Mental health deals with how people perceive and cope with their situations. Anxiety, which is one of the most common mental health disorders, can be crippling in a way that prevents you from doing the usual tasks. It restricts you from feeling things in dread of proving your worries correct.
One way to address anxiety disorders is through counseling and therapy—both of which teach you how to conquer and control your thoughts and emotions.
However, anxiety attacks can creep up on you anywhere and at any time. It can be unpredictable and inevitable at times, so it helps to master your triggers to take control of your mental health. Triggers are different for everyone, and it would be helpful to identify which induces anxiety for you. Knowing your triggers will help you understand how to avoid them.
Here are some examples of possible triggers and how to avoid and deal with them.
Conflict And Stress
The body releases adrenaline in short bursts of emotion and can result in anxiety attacks. Conflict can be one of the causes of sudden bursts of emotion. Avoid situations that arise to high intensities of disagreements by learning of healthy conflict resolutions.
Conflict can also escalate and become a stressor for you. And stress, by itself, can already be an anxiety trigger. Strive to stay away from stress as much as possible. However, stress can be hard to avoid when it has become chronic or deeply embedded in your daily routine.
Practice healthy coping mechanisms such as taking breaks between work tasks, doing a hobby you love, and enjoying quiet time. Your counselor can also provide you with personalized tips on how to deal with your stressful situations.
Often, pressure comes with activities involving other people you are uncomfortable with. Public performances can sometimes excite the voices inside your head. Although nerves are good to keep you grounded, too much pressure can only lead to fear of public humiliation and performance anxiety.
To prepare for nerves during the performance, seek help and support from your friends, colleagues, and loved ones to drown out the voices in your head.
Social events and gatherings can also cause anxiety attacks. When you feel the need to take a breather, try to move away from large crowds. If your situation permits, you can take a step back from invitations. However, if it is not possible, It will be helpful to bring someone with you, whom you trust and are comfortable with.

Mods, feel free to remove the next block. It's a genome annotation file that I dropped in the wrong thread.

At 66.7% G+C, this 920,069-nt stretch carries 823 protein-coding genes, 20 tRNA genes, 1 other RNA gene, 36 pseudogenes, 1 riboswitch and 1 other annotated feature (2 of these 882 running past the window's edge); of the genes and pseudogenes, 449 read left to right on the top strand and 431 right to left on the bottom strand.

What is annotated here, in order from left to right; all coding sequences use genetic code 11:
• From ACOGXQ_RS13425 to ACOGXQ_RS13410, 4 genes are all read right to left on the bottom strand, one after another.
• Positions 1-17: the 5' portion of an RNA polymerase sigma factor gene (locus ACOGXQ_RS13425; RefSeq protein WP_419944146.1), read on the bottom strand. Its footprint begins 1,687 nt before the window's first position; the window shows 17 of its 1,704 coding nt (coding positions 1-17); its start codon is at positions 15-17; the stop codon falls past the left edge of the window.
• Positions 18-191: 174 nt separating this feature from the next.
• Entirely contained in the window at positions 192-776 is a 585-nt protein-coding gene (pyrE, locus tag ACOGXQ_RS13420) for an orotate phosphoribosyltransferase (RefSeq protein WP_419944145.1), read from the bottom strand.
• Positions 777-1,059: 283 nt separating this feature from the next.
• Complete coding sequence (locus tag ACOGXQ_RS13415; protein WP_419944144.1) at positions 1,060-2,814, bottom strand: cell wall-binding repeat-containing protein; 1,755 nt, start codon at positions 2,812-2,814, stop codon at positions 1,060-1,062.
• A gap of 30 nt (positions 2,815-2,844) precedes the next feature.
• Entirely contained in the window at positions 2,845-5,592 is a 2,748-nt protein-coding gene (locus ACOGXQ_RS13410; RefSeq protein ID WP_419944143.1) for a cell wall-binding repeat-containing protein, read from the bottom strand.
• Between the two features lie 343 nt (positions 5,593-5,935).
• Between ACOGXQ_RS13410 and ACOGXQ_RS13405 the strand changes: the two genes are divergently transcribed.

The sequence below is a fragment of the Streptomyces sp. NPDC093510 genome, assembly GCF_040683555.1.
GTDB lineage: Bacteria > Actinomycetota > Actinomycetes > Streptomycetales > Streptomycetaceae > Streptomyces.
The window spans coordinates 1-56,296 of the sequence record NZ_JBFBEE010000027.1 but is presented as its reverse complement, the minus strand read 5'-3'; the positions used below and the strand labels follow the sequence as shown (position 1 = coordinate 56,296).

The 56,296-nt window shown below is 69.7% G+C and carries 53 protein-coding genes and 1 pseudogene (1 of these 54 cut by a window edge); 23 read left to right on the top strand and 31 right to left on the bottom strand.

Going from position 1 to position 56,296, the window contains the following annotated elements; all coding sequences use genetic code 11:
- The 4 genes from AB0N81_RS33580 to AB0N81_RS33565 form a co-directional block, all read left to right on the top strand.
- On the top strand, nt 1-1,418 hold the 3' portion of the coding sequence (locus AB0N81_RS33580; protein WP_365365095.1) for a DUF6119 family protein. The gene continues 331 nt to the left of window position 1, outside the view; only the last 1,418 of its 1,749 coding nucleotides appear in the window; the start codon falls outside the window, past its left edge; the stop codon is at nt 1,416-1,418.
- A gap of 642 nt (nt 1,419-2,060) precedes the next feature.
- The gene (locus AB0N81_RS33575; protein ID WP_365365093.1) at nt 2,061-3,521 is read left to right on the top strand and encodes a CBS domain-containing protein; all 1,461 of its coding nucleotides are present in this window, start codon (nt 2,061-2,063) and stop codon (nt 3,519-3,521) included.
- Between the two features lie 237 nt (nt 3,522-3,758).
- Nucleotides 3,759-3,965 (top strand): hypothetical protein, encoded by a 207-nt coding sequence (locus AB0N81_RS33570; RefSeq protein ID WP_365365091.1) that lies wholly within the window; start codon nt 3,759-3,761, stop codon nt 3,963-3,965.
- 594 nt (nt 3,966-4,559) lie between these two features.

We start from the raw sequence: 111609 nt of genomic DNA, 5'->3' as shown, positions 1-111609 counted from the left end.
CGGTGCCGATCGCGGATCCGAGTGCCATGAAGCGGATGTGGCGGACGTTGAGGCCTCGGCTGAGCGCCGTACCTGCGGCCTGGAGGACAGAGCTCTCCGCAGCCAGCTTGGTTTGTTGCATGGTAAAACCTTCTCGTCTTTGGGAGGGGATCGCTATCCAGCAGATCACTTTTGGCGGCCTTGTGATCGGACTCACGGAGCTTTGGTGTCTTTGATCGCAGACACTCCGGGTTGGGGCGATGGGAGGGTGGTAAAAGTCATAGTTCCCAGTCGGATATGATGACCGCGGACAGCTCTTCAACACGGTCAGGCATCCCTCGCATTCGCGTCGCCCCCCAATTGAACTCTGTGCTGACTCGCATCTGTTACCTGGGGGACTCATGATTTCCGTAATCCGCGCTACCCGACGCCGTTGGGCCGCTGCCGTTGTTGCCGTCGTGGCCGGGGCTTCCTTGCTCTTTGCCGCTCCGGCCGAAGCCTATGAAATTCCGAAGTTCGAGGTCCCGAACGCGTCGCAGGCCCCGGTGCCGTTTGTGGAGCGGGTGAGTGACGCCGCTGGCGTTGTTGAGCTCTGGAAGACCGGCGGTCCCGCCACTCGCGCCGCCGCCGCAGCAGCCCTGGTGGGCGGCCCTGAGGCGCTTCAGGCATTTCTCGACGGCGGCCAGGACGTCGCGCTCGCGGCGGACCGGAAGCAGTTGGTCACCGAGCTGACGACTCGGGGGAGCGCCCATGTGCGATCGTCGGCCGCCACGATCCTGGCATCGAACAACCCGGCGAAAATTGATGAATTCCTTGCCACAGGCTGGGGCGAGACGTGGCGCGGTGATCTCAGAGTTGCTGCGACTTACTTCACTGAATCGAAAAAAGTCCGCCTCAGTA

Negativity Towards Self
You also have to evaluate how you view and think of yourself. Negativity towards yourself may stem from irrational thoughts such as overgeneralizing and filtering. Setting ‘shoulds’ and having an all-or-nothing approach to situations also heighten catastrophic thinking. These could all lead to repetitive behavior resulting in anxiety attacks.
Learn how to think healthily by changing your perspective and adopting better practices. It may take some time, but with enough practice and support from your counselor or therapist, healthy thinking will naturally start occurring for you. Start by being kind to yourself the way you are kind to other people. Setting realistic goals and expectations for yourself also helps.
Your nutrition can considerably affect your mood. Skipping meals can lead to lower blood sugar, leading to jittery hands or trembling sensations in your body. These symptoms can sometimes escalate to full-blown attacks. Ensure that you eat on time and eat enough, balanced meals to avoid feeling symptoms of anxiety.
Drinking lots of water can also keep you healthy and avoid panic attacks. Caffeine and alcohol also induce anxiety for some people, especially to those with social anxiety. Opt for decaffeinated alternatives to help you evade anxiety while coping with a busy schedule.
Certain medications, such as birth control medications, may also trigger anxiety. Discuss your medication’s side effects with your doctor. Doing this would enable them to give you a prescription that fits both your physical and mental health.
These triggers are harder to recognize because they are dependent on situations and experiences. This type can be in the form of songs, memories, scents, and other sensory details. It may not be easy to notice these triggers yourself because they can often target the subconscious.
Your triggers may also be found in everyday happenings, making it harder for you to avoid them. To address these kinds of stimuli, you must first identify them with your therapist or counselor. Keeping a journal will also help you keep track of anxiety attacks and possible triggers. As soon as you determine them, you will be able to avoid them or address them, even when they come unexpectedly.
Seek Professional Help
Most of these situations are avoidable once you learn that they indeed trigger your anxiety. However, avoiding them is only a short-term solution. To arrive at your destination of self-actualization and mental health stability, you must continue to strive to be better.
Find yourself a mental health professional to guide and support you through your journey. Counseling and therapy will provide you with the necessary tools to help you handle your triggers and anxiety attacks.
Once you can recognize your triggers, you can easily prepare for their impact beforehand. With the right tools, support, and mindset, you will no longer be a slave to your triggers; you will be the master that controls them.